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High Court corruption ruling a challenge to DiMasi prosecutors

Limits law used in bribery trials

The ruling will narrow the range of activities considered to be a crime and might alter how prosecutors try the case involving Salvatore DiMasi. The ruling will narrow the range of activities considered to be a crime and might alter how prosecutors try the case involving Salvatore DiMasi.
By Shelley Murphy
Globe Staff / June 25, 2010

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A US Supreme Court ruling yesterday that limits the scope of a federal law used in corruption cases will not prevent prosecutors from going forward in the case against Salvatore F. DiMasi, the former House speaker, and three other men, but it might make the prosecutors’ job harder, according to lawyers familiar with the case.

The justices found that the law, which makes it a crime to “deprive another of the intangible right of honest services,’’ was too vague and should be used only to prosecute cases involving bribery and kickback schemes. DiMasi is accused of getting kickbacks for steering state contracts to a Burlington software firm.

The court ruled in separate cases involving former Enron chief executive, Jeffrey Skilling; a former newspaper executive, Conrad Black; and a former Alaska legislator, Bruce Weyhrauch. The court found all three were wrongly convicted of honest services fraud because their alleged misconduct did not involve bribes or kickbacks and sent their cases back to lower courts to determine whether their convictions on other charges should stand.

The cases were being closely watched by lawyers in the upcoming DiMasi trial who had asked the judge to dismiss all the honest services fraud charges against him and his codefendants on the grounds that the law was unconstitutional.

Thomas R. Kiley, the Boston lawyer who represents DiMasi, said he was heartened by the Supreme Court ruling because it narrowed the honest fraud services law “to its core.’’ The ruling, he said, makes it clear that it is not enough for prosecutors to accuse a public official of having a conflict of interest and not disclosing it.

DiMasi, who resigned as speaker in January 2009, was indicted a year ago on charges that he conspired with three associates to steer two state contracts worth $17.5 million to the software firm, Cognos, and in exchange had $57,000 funneled to him through a former law associate.

His three codefendants are Richard Vitale, DiMasi’s friend and former accountant; Joseph Lally, an independent sales agent for Cognos; and Richard McDonough, a former lobbyist for Cognos. A spokeswoman for the US attorney’s office declined to comment yesterday on what impact, if any, the ruling will have on the case.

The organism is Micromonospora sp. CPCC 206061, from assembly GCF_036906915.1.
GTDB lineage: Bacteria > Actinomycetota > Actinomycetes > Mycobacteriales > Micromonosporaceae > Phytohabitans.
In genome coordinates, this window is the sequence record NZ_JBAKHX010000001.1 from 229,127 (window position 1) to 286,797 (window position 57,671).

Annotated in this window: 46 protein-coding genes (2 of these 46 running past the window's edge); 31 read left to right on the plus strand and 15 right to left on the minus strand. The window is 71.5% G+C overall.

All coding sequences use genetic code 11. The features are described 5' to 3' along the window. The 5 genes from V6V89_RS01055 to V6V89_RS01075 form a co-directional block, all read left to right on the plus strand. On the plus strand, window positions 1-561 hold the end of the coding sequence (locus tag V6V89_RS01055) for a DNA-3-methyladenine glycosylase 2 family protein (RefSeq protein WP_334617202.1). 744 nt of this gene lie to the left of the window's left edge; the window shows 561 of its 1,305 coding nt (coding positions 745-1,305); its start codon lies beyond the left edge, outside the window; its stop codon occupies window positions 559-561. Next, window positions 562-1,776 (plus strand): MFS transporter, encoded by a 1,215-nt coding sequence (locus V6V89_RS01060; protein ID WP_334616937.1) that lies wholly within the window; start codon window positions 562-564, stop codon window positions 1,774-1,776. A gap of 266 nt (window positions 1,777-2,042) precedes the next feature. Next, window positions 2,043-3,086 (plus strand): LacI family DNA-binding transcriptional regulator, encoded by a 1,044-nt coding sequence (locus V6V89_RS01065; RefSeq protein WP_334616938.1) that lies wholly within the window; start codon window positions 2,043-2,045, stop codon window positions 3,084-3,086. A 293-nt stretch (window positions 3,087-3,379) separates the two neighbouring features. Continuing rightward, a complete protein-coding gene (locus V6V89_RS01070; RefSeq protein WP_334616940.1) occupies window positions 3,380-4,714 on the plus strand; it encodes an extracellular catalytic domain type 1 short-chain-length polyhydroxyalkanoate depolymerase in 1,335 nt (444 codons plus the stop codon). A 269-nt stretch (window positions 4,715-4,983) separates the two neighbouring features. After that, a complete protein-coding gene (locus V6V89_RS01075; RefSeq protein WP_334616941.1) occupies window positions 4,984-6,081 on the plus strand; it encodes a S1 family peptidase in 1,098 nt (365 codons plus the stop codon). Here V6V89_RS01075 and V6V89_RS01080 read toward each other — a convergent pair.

Jack Falvey, a former federal prosecutor, said the Supreme Court’s ruling narrows the range of activity that is considered a crime under the honest services fraud statute and will probably affect how prosecutors present the DiMasi case to a jury.

“They are going to need to provide evidence that the payments that went to DiMasi’s law firm were intended and accepted as a quid pro quo for official conduct or something very close to that,’’ said Falvey, a partner in Goodwin Procter’s Litigation Group who specializes in white collar criminal defense.

He said the law had been widely criticized for being so vague and overly broad that prosecutors were using it to turn potential ethics violations into federal crimes.

“To my mind, it requires prosecutors to have powerful evidence of intentional wrongdoing in order to bring a case,’’ Falvey said.

“And most people would say that’s an appropriate line to draw for what is criminal conduct versus what is not criminal conduct.’’

Martin G. Weinberg, the Boston lawyer who represents Vitale, said the Supreme Court ruling helps the defense team in the case against DiMasi, Vitale, and the others because “it prohibits the government from proceeding on certain of their alleged theories of prosecution.’’

Lally’s lawyer, Robert M. Goldstein of Boston, said the ruling “eradicates one of the three foundations of the government’s prosecution and creates future challenges to the indictment.’’

He said the ruling prevents the government from arguing that undisclosed conflicts of interest by his client, DiMasi, and the others amounted to honest services fraud.

Thomas Drechsler, the Boston lawyer who represents McDonough, said the ruling clarifies a law that was controversial and will help narrow the scope of the government’s case.

In a motion filed in November, defense lawyers representing DiMasi and his codefendants urged the trial judge to dismiss the honest services fraud charges, arguing that the law was “unconstitutionally vague’’ and should be stricken.

Prosecutors argued that the law was constitutional and was enacted by Congress “because it believes local corruption is a matter of significant federal interest.’’

US District Chief Judge Mark L. Wolf, who is presiding over the DiMasi case, did not decide the issue because he was waiting for yesterday’s ruling by the Supreme Court.

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